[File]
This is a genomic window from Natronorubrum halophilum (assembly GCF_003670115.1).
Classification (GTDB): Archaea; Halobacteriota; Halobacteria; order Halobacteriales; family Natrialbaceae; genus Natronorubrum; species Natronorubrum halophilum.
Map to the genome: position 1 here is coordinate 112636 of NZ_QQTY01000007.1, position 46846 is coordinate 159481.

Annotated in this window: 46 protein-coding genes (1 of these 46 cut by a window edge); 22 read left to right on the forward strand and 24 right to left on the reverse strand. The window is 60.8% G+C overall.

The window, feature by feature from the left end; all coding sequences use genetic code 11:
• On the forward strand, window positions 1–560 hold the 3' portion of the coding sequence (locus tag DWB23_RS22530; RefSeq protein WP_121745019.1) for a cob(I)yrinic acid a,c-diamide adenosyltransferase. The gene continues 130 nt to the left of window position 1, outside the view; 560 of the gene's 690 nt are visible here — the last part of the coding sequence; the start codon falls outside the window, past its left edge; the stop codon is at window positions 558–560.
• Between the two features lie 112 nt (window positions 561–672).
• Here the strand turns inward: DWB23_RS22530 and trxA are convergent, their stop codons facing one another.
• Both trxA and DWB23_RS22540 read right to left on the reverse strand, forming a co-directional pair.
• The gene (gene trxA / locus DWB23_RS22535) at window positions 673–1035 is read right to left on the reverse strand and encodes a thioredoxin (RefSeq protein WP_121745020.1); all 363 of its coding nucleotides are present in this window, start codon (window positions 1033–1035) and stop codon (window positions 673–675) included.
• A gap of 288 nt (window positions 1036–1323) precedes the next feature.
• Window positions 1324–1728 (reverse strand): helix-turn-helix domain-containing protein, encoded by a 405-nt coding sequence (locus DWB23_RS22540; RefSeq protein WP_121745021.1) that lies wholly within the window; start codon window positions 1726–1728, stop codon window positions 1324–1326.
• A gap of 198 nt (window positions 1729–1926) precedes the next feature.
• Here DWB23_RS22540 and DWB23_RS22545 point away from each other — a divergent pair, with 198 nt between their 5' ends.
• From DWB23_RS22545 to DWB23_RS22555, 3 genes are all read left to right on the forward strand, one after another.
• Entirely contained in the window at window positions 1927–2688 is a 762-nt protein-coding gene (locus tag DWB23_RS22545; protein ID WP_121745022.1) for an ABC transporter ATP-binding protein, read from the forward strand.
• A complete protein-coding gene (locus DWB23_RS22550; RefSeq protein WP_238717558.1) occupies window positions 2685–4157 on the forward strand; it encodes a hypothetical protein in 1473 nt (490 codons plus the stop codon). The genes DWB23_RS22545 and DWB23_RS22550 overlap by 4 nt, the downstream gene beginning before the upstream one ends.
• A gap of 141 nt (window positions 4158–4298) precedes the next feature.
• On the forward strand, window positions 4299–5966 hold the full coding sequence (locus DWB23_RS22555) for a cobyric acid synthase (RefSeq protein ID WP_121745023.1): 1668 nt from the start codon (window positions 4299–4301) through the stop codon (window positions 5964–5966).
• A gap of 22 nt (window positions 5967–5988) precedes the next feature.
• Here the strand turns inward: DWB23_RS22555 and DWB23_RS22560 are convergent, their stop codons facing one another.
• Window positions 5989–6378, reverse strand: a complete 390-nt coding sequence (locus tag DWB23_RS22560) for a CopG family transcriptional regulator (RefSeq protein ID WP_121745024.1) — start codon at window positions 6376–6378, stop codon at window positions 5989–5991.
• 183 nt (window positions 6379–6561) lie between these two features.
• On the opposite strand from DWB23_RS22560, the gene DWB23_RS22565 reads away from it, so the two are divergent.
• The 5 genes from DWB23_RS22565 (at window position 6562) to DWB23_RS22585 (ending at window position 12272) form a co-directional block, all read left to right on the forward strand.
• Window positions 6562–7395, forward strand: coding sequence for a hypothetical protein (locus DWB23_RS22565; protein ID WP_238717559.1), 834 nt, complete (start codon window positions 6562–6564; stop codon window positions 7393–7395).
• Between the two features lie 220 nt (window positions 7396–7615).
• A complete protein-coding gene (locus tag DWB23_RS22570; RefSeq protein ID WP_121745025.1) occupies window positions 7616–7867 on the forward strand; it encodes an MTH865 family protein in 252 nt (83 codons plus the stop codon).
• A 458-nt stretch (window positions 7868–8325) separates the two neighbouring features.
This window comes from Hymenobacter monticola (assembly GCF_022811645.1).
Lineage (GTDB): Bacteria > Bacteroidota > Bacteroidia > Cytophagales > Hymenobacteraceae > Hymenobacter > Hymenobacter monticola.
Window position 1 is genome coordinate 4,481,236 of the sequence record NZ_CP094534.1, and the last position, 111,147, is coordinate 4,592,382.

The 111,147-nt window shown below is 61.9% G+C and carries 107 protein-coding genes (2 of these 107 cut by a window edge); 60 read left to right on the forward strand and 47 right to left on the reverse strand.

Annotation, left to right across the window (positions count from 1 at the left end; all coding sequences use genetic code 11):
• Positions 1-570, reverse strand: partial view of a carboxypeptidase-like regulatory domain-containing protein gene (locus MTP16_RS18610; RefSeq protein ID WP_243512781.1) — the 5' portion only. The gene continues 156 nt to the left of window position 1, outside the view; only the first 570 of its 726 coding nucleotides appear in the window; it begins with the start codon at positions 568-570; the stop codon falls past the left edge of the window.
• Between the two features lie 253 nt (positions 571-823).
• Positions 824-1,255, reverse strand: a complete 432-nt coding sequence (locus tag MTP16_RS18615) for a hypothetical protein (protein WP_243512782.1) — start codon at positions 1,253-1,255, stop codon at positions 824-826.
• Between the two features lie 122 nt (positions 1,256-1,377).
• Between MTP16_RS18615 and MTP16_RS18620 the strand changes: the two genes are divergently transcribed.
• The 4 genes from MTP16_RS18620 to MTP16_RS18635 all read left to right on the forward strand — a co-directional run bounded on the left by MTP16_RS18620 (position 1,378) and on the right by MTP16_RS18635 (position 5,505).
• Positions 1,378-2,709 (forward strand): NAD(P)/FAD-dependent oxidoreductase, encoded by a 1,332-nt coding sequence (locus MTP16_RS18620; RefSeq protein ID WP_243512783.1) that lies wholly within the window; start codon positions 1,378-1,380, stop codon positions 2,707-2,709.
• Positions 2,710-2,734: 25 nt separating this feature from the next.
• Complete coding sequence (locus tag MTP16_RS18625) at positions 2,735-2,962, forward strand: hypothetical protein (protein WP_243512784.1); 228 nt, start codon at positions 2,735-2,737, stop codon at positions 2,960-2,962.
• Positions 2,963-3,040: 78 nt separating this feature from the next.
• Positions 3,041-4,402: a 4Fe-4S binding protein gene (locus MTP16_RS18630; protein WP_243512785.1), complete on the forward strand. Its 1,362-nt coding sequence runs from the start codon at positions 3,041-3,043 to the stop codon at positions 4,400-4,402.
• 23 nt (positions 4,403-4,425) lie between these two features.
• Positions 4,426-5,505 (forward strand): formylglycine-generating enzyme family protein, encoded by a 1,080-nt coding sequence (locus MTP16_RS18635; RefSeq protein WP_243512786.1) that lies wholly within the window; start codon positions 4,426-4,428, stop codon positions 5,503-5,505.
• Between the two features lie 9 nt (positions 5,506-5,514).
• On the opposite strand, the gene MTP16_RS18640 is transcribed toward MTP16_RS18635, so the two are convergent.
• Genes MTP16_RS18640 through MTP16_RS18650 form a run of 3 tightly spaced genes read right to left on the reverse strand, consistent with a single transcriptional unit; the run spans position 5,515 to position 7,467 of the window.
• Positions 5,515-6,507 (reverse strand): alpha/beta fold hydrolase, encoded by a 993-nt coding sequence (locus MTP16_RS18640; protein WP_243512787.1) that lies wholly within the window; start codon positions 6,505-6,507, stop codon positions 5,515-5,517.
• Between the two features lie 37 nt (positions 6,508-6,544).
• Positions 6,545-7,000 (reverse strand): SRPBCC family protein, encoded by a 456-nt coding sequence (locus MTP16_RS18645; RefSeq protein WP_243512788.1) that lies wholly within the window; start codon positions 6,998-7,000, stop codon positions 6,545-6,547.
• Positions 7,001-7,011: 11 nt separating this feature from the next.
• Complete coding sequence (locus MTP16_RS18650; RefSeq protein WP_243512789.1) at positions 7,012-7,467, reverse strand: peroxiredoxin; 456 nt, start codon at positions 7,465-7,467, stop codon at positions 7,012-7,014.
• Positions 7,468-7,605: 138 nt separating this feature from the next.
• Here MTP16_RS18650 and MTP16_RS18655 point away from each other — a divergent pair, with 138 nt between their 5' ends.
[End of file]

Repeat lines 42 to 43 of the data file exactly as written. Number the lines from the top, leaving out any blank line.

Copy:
• Positions 2,710-2,734: 25 nt separating this feature from the next.
• Complete coding sequence (locus tag MTP16_RS18625) at positions 2,735-2,962, forward strand: hypothetical protein (protein WP_243512784.1); 228 nt, start codon at positions 2,735-2,737, stop codon at positions 2,960-2,962.